I recently read this article on “Zen Cycling”. The definition of which is either pretty self explanatory or (if you read the article) slightly confusing. I gleaned a couple of things from the article in the way of reminders though.
When I first started “seriously” riding my bike I was a big fat dude (I still am, but slightly less so now) and I made some rules for myself regarding the ride. Nothing complicated, just rules like: If you feel like you want to stop and rest, or drink some water, do that; or if you need to stop and fall to the ground and catch your breath and sleep for a while to avoid a heart attack, do that. When I first started riding more, I took my time, I didn’t push myself to get places fast, I experienced the ride. Somewhere along the line though, I got away from that, especially when I’m on my way to, or from, work. My tendency on the commute is to try to get it through as quickly as possible. I want to get home to get shit done, or I want to get to the office to get shit done. The sad part about that is on my way to (or from) work I ride by some really amazing stuff.
So back to this Zen cycling thing…one of the things the article said was, “There must be no sense of urgency.” When I read that line, it reminded me how nice it is to stop and smell the flasky (or roses or what ever). I know it can sound like a bunch of hippy-dippy bullshit, but it really does make for a more enjoyable ride. Not to mention that the idea of my slow fat ass getting anywhere on a bike “quickly” is a bit of a laugh.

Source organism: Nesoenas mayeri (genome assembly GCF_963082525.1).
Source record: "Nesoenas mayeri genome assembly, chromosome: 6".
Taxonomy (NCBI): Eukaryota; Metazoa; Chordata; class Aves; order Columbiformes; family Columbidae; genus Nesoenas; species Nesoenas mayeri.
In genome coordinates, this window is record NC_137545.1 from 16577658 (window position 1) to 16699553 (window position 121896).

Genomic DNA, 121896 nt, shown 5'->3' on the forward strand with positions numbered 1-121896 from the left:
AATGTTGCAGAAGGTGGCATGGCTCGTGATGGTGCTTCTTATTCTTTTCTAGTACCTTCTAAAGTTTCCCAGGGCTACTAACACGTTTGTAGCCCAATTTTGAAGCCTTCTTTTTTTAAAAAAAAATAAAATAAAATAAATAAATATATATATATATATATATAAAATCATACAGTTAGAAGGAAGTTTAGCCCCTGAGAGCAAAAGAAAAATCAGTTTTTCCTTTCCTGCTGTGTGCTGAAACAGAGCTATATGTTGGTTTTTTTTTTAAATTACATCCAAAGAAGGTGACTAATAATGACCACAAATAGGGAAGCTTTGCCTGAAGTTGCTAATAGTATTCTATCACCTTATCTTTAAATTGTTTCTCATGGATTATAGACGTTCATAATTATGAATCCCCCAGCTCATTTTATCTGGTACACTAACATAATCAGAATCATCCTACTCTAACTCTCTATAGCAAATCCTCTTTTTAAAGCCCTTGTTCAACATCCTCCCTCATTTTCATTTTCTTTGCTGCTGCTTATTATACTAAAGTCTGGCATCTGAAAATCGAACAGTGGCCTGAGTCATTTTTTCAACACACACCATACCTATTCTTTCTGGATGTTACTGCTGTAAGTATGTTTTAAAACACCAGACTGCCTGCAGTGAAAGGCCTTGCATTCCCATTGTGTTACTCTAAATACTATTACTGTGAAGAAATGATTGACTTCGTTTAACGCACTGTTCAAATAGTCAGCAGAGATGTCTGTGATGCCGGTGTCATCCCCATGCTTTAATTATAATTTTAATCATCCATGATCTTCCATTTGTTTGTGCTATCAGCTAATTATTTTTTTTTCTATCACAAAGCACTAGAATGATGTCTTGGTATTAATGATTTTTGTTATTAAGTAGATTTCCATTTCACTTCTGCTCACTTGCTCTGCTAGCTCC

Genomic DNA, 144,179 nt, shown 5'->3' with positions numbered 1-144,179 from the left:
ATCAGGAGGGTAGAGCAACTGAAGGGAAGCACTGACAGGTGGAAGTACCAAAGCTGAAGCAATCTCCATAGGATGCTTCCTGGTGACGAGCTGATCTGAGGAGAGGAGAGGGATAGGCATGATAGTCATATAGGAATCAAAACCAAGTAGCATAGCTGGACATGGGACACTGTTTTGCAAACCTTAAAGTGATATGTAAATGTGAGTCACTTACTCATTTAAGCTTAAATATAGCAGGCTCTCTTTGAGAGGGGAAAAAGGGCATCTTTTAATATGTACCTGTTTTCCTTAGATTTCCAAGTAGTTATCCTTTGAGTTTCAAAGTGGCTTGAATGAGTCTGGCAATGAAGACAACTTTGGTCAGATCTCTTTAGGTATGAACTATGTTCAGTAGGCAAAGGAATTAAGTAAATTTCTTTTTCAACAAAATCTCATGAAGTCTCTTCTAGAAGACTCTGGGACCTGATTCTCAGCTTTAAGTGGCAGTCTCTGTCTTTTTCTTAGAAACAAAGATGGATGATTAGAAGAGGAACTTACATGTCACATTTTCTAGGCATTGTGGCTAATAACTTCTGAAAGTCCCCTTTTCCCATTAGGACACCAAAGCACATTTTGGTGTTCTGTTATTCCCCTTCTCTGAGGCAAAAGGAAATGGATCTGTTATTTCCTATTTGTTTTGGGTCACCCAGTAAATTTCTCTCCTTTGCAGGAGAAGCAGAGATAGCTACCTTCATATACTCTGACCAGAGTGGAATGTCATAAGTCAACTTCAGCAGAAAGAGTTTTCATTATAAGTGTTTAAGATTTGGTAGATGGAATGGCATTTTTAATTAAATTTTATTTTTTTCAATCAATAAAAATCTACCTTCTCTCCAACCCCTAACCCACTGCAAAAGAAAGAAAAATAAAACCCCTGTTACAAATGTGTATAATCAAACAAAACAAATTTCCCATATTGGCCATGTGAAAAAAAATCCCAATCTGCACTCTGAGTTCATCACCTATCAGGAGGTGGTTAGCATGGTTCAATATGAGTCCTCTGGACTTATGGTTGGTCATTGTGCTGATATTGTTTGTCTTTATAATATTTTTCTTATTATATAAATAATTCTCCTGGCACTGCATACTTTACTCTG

So that’s what I did on my ride yesterday. I went out of the way, I slowed down and looked at the world and listened to the world and drank some bourbon and watched some planes take off and watched some planes land and drank some bourbon and talked to some construction workers and climbed a tree.
I took the concept of slowing down and “experiencing” the “world” pretty far, but the process (as it went on) excited me. Excited me in my deepest warmest parts.
I ride my bike because it’s fun. Sometimes I forget though, just how fun it can be. So on your way home this week, stop and talk to a construction worker, or drink some bourbon (or beer if you live in a warmer place than me) and smell the smellables and check the world out.
Or be an asshole and don’t.
Just don’t forget, bikes are fun; and the trouble they can get you into keeps that fun going on and on.
Hugs and Kisses